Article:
It was a moment of great pride for Kenya when Lucy Gichuhi, a Kenyan native, was elected to the Australian Senate, the first Black African to do so. This pride was even more intensified when, upon listening to her being sworn in, Kenyans found out that Ms Gichuhi despite her status, still had that indigenous Kikuyu accent.
Ms Gichuhi recently made her maiden speech and in so doing, narrated her experience in finding her way as a Kenyan migrant.
When she and her children first got inside their house in Adelaide, they encountered a strange tortoise-looking appliance. They did not know what it was and Ms Gichuhi consequently warned her children against touching the thing until they verified what it was.
As they took to cleaning their new house, they could just not get the carpet clean despite trying all they could. A week later, an inspector was sent to check the house and the state of the carpet was appalling.
“The inspector asked me why the carpet was so dirty,” Ms Gichuhi said, “I told him we had tried to do everything possible to clean the carpet but it won’t get clean.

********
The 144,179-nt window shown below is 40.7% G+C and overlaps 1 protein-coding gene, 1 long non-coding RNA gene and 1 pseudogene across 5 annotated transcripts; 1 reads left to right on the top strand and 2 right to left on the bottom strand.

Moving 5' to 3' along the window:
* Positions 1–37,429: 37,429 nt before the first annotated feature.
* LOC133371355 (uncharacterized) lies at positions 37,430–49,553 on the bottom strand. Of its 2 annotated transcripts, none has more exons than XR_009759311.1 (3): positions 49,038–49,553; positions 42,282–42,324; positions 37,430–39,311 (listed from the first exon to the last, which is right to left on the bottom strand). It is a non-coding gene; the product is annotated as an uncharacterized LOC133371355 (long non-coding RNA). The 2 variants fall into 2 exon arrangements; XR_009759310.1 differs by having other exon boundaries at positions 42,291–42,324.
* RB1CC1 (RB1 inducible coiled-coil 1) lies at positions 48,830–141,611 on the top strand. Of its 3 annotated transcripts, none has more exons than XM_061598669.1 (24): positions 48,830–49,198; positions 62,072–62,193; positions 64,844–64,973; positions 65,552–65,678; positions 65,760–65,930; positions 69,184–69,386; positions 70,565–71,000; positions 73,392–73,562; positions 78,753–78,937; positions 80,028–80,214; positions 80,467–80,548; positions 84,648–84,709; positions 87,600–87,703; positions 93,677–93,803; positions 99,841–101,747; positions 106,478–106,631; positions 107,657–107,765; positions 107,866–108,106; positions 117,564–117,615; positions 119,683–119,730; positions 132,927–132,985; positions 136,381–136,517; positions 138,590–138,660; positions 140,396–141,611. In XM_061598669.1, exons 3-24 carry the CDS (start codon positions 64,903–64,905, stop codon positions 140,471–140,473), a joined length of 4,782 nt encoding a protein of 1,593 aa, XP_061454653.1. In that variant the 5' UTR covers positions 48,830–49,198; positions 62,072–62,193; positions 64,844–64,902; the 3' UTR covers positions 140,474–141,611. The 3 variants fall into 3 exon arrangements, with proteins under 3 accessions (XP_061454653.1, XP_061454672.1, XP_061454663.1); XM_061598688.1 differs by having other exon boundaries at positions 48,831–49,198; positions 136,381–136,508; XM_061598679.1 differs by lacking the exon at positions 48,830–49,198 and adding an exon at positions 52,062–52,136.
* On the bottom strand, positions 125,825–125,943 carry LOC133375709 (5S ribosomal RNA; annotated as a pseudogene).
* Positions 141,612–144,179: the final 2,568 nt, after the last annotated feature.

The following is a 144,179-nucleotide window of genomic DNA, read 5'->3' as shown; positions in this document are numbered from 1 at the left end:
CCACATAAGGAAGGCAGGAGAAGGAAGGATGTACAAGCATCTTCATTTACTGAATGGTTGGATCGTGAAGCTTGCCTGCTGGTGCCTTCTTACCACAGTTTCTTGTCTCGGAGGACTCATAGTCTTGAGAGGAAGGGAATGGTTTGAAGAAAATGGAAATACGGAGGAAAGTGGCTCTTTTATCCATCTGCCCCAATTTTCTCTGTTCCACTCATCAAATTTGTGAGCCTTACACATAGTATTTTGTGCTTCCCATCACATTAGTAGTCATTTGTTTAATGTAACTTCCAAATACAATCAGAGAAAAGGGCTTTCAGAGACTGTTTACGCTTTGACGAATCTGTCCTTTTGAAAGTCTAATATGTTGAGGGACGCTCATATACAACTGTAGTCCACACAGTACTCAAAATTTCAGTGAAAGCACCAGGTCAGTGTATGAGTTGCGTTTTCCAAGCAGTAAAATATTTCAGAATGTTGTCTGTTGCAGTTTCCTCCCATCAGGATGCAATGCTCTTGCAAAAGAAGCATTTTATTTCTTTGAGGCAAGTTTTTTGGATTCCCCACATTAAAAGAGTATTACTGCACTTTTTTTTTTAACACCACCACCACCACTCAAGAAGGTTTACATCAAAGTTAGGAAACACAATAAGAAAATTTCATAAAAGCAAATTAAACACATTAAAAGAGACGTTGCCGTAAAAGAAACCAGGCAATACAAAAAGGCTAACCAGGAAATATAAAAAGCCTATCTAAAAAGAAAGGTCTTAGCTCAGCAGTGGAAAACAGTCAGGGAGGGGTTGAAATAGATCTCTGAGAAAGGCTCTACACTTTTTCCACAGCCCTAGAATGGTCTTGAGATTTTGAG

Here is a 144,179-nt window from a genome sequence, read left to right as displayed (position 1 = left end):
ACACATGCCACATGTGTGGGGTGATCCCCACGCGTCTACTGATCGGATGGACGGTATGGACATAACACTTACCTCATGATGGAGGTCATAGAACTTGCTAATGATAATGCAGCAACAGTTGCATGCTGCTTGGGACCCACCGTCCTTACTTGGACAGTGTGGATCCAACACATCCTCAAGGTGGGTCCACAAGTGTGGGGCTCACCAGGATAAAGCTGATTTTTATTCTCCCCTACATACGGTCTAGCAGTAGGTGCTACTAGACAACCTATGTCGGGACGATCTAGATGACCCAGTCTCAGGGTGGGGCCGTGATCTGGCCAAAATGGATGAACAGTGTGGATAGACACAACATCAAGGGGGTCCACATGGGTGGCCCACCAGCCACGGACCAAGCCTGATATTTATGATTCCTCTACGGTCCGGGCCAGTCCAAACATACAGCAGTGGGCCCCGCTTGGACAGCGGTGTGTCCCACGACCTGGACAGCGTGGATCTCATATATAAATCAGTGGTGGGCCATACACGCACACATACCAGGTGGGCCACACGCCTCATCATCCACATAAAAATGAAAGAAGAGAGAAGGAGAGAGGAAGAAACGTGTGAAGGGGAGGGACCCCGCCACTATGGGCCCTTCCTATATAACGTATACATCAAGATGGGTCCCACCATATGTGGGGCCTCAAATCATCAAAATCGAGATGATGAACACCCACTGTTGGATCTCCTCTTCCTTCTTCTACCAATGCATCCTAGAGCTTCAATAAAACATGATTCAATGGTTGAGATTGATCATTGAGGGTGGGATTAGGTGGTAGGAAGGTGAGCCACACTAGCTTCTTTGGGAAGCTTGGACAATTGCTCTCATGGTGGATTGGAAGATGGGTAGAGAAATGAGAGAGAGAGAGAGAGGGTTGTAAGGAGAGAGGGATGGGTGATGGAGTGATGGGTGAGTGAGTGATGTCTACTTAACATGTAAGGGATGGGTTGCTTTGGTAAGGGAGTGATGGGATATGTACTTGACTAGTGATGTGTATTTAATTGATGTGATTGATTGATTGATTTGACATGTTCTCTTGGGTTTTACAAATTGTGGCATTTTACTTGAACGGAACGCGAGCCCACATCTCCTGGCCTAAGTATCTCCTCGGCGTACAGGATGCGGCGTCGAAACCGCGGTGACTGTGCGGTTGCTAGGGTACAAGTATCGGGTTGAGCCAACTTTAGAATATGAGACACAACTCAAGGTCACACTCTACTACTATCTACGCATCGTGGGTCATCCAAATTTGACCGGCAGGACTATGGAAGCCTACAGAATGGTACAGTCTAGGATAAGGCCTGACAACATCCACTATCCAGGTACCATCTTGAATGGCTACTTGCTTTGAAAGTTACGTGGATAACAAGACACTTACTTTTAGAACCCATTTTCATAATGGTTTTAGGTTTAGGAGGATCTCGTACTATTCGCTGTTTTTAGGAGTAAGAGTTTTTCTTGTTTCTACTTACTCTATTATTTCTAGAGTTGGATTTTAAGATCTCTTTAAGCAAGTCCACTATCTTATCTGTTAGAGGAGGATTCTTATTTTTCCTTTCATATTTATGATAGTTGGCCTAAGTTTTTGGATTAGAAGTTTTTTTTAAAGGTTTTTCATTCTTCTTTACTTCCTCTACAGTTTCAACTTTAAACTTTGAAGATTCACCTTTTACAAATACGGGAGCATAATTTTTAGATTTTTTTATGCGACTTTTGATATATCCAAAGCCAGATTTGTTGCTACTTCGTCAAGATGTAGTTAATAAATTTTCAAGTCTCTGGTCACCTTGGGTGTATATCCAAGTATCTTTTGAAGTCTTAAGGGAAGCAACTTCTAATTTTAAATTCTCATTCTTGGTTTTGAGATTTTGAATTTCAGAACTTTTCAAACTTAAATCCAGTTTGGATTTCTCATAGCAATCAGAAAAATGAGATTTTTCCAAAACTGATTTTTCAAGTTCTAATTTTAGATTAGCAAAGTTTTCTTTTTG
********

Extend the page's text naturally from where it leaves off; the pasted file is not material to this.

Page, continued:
“The inspector then asked her why she did not try to use the vacuum cleaner to which she replied saying that she did not have a vacuum cleaner. It was then that the inspector informed her that the ‘tortoise-shaped’ appliance on the wall was actually a vacuum cleaner!
Ms Gichuhi made some notable quotes in her life about her childhood in Kenya and the struggles she experienced trying to integrate into the Australian society, and spoke nostalgically of her mom: “She told me the only part of a woman should use to make money is her brains.” She went on to become a lawyer and now she is South Australia’s Senator.”